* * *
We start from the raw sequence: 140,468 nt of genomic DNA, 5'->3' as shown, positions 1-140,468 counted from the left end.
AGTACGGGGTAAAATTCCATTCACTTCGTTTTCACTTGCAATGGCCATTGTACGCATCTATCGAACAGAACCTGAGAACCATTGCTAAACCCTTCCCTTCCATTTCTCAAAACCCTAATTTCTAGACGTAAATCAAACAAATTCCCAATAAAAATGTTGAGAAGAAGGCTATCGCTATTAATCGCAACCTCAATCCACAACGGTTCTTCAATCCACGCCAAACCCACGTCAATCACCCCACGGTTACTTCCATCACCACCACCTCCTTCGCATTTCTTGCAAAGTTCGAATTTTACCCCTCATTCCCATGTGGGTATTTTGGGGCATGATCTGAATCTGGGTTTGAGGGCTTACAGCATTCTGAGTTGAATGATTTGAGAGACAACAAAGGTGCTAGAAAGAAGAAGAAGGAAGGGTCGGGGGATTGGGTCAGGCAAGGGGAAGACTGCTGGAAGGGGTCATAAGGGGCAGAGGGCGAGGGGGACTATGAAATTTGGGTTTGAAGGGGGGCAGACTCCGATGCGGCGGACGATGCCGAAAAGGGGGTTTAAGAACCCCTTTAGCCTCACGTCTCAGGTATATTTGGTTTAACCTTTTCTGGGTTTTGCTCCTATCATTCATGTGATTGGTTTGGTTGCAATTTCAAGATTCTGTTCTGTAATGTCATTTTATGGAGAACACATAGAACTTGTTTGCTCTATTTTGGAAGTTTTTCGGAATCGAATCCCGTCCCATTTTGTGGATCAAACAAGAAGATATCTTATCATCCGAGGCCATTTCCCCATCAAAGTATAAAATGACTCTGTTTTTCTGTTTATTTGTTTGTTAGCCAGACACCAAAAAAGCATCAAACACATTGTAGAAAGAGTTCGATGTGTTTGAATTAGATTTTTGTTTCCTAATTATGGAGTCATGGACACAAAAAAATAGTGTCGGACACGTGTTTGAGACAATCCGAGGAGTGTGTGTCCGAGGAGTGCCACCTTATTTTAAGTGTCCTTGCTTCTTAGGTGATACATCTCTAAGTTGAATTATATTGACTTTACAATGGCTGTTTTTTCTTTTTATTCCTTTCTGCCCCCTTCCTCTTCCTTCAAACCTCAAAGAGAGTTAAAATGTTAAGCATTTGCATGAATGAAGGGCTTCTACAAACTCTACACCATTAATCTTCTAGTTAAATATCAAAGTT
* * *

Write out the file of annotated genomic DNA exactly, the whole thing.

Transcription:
We start from the raw sequence: 140,468 nt of genomic DNA, 5'->3' as shown, positions 1-140,468 counted from the left end.
AGTACGGGGTAAAATTCCATTCACTTCGTTTTCACTTGCAATGGCCATTGTACGCATCTATCGAACAGAACCTGAGAACCATTGCTAAACCCTTCCCTTCCATTTCTCAAAACCCTAATTTCTAGACGTAAATCAAACAAATTCCCAATAAAAATGTTGAGAAGAAGGCTATCGCTATTAATCGCAACCTCAATCCACAACGGTTCTTCAATCCACGCCAAACCCACGTCAATCACCCCACGGTTACTTCCATCACCACCACCTCCTTCGCATTTCTTGCAAAGTTCGAATTTTACCCCTCATTCCCATGTGGGTATTTTGGGGCATGATCTGAATCTGGGTTTGAGGGCTTACAGCATTCTGAGTTGAATGATTTGAGAGACAACAAAGGTGCTAGAAAGAAGAAGAAGGAAGGGTCGGGGGATTGGGTCAGGCAAGGGGAAGACTGCTGGAAGGGGTCATAAGGGGCAGAGGGCGAGGGGGACTATGAAATTTGGGTTTGAAGGGGGGCAGACTCCGATGCGGCGGACGATGCCGAAAAGGGGGTTTAAGAACCCCTTTAGCCTCACGTCTCAGGTATATTTGGTTTAACCTTTTCTGGGTTTTGCTCCTATCATTCATGTGATTGGTTTGGTTGCAATTTCAAGATTCTGTTCTGTAATGTCATTTTATGGAGAACACATAGAACTTGTTTGCTCTATTTTGGAAGTTTTTCGGAATCGAATCCCGTCCCATTTTGTGGATCAAACAAGAAGATATCTTATCATCCGAGGCCATTTCCCCATCAAAGTATAAAATGACTCTGTTTTTCTGTTTATTTGTTTGTTAGCCAGACACCAAAAAAGCATCAAACACATTGTAGAAAGAGTTCGATGTGTTTGAATTAGATTTTTGTTTCCTAATTATGGAGTCATGGACACAAAAAAATAGTGTCGGACACGTGTTTGAGACAATCCGAGGAGTGTGTGTCCGAGGAGTGCCACCTTATTTTAAGTGTCCTTGCTTCTTAGGTGATACATCTCTAAGTTGAATTATATTGACTTTACAATGGCTGTTTTTTCTTTTTATTCCTTTCTGCCCCCTTCCTCTTCCTTCAAACCTCAAAGAGAGTTAAAATGTTAAGCATTTGCATGAATGAAGGGCTTCTACAAACTCTACACCATTAATCTTCTAGTTAAATATCAAAGTT